The Dohány Street Synagogue, also known as Nagy zsinagóga or Tabakgasse Synagogue, still houses relics from various temples. It's Europe's largest and the world's second-largest, vital to Hungary's Jewish community, accommodating 3,000 people in Pest's Jewish Quarter
The largest synagogue in Europe (and the second largest in the world), the Great Synagogue was built in the Moorish revival style in 1859. During World War II, the building suffered damage and abuse. ; It wasn't until the 1990s that it was restored to its former glory. Within the Synagogue complex, visitors will find the Jewish cemetery - the resting place of thousands of people who died in the Holocaust - and the Raoul Wallenberg Memorial Park, dedicated to the Swedish diplomat who worked to save thousands of people from persecution by the Nazis and Arrows.
Dohány Street Synagogue has become an annual regional tourist attraction in Budapest because it is the largest synagogue in Europe and the second largest in the world. In 1859, Giaos Synagogue was built and designed in the Moorush style and could accommodate more than 3000 people, so its win size demonstrated the importance of the Synagogue to the people here as well. as were the high cultural and economic standards of Budapest's Jews at that time.
The temple was designed by Ludwig Förster (1797-1863), a German architect and professor at the Vienna Academy. The secretary of the project was the architect Ignac Wechselmann (1828-1903), who later left his entire fortune to the Institute for the Blind. After Forster left, Frigyes Feszl, the famous architect of Budapest Vigadó designed the temple's inner sanctuary.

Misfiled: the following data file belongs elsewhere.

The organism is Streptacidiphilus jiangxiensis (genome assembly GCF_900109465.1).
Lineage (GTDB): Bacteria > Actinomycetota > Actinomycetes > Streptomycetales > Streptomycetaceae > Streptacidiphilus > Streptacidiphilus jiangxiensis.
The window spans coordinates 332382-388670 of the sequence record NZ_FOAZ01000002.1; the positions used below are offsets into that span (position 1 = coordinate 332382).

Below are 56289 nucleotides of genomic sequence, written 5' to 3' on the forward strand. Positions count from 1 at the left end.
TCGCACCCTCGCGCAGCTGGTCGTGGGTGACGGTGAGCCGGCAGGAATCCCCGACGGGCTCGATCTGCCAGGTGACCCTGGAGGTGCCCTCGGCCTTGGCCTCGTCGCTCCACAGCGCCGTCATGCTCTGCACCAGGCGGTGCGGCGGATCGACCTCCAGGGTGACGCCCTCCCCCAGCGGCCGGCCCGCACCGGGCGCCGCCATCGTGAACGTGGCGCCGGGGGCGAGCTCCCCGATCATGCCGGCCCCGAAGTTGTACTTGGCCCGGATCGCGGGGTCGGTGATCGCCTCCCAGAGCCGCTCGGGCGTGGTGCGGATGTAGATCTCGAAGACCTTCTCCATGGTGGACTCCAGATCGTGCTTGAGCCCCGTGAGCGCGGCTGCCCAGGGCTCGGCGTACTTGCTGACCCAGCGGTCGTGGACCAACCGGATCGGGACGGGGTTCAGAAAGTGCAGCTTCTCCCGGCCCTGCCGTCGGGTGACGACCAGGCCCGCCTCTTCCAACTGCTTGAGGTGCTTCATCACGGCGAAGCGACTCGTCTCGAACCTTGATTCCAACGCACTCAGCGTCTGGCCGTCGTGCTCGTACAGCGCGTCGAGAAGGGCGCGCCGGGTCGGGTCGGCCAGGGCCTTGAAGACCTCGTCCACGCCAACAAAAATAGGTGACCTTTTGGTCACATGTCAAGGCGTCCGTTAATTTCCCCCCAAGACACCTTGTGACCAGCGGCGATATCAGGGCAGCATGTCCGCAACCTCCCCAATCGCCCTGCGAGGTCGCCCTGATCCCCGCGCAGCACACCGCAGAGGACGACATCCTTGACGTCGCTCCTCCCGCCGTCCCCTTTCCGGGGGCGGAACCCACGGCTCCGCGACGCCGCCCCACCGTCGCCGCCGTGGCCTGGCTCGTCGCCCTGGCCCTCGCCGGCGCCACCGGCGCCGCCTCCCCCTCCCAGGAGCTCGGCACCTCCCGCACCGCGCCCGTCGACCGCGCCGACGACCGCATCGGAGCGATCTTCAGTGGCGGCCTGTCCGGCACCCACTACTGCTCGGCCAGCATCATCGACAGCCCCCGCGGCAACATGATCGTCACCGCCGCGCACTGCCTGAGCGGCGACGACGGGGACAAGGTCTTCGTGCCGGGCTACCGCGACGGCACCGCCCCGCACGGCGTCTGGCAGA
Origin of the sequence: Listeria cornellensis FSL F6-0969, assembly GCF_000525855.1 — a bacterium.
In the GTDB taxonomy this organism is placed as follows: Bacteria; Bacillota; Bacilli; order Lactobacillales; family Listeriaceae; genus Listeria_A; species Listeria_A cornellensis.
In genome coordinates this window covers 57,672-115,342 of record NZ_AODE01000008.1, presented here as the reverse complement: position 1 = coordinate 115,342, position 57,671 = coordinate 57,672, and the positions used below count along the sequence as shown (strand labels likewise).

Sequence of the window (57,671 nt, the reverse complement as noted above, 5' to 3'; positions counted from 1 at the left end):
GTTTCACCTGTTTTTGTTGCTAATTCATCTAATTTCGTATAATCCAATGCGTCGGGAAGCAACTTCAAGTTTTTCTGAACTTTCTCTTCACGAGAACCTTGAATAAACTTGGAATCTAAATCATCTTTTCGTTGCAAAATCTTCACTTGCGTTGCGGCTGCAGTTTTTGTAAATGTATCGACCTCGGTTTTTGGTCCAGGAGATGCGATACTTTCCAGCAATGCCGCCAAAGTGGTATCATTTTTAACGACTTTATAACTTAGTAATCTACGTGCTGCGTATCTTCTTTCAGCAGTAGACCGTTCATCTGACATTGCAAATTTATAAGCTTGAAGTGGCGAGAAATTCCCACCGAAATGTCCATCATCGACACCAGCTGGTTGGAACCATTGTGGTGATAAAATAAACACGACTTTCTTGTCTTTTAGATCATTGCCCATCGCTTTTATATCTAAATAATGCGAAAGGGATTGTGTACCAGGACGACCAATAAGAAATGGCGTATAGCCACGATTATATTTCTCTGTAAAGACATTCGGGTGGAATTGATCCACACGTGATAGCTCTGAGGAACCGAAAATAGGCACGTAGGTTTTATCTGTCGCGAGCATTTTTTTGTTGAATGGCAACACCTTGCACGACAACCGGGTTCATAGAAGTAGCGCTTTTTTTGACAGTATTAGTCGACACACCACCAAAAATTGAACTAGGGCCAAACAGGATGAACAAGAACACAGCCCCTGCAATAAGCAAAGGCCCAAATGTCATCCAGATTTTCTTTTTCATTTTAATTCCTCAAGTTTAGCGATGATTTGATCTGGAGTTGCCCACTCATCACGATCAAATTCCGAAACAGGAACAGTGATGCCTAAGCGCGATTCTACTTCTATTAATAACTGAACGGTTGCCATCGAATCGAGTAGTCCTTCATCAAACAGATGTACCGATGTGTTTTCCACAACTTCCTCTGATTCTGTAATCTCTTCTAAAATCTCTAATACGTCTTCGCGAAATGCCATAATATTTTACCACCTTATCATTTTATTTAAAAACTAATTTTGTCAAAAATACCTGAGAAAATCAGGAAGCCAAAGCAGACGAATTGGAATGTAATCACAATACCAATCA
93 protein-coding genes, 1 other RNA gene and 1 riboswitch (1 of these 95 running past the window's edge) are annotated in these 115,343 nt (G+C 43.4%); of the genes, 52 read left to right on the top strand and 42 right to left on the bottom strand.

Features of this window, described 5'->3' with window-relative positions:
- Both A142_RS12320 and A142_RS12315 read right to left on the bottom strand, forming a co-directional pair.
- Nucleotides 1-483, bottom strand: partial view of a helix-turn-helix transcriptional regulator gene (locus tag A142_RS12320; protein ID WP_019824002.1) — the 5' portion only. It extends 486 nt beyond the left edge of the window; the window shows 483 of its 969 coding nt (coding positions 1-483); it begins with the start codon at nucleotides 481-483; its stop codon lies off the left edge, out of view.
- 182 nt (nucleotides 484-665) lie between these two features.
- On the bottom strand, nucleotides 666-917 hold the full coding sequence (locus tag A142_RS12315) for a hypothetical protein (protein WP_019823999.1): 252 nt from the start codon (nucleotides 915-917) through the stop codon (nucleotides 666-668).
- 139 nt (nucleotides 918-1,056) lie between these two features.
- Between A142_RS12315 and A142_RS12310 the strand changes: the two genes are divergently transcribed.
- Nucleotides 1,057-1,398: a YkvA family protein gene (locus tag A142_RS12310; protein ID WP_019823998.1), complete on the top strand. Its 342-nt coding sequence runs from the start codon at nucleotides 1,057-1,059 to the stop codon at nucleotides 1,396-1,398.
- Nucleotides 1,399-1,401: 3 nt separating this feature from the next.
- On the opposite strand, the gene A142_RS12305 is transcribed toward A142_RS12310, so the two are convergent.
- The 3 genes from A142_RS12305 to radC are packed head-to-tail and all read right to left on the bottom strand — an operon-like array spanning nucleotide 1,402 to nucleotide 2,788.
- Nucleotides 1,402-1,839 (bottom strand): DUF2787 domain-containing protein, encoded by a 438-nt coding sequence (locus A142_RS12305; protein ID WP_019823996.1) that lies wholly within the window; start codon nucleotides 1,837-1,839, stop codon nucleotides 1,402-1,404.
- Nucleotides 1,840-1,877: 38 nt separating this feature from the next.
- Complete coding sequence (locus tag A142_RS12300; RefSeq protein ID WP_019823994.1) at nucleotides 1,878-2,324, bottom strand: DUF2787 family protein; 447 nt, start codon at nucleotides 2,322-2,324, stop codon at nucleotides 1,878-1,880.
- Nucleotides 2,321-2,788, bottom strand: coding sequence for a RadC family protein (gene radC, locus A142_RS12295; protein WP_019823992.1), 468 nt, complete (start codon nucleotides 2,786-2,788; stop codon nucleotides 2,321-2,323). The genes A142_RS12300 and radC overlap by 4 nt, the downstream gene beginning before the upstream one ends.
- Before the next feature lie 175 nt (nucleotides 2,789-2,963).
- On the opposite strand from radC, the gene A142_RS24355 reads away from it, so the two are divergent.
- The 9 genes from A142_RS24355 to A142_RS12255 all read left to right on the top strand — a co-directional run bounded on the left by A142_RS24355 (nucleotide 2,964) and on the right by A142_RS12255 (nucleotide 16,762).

The official consecration of the synagogue took place on September 6, 1859. The synagogue is a temple of Neolog Jews. It was built in the old Jewish quarter of Budapest, where many Jews still reside today.
Synagogues remain primarily places of worship but also host cultural programs, such as concerts.
Built in the 1850s, the Dohány Street Synagogue is the largest synagogue in Europe and the second largest one in the world. Its surroundings include a museum and archives, a memorial for 10,000 Hungarian Jews who lost their lives in WWI soldiers, a garden used as a cemetery for the victims of the Holocaust, and the Wallenberg Memorial Park. The Dohány Street Synagogue Complex is a symbol of integration, remembrance, and openness to dialogue.
A tour to explore the Dohány Street Synagogue
This is the largest synagogue in Europe and the second-largest synagogue in the world. The synagogue remains primarily a place of worship but also hosts cultural programs.
The Synagogue is always on the list of "places to visit when traveling to Paris" of most tourists. When you arrive in Budapest, Hungary by bus rental services. If you are still wondering how to start and what to do when you arrive in Hungary, do not hesitate to contact MBS87.
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The Dohány Street Synagogue, Europe's largest and the world's second-largest, embodies integration, remembrance, and dialogue. It's a place of worship and culture, a must-visit in Budapest, bearing witness to history's resilience.
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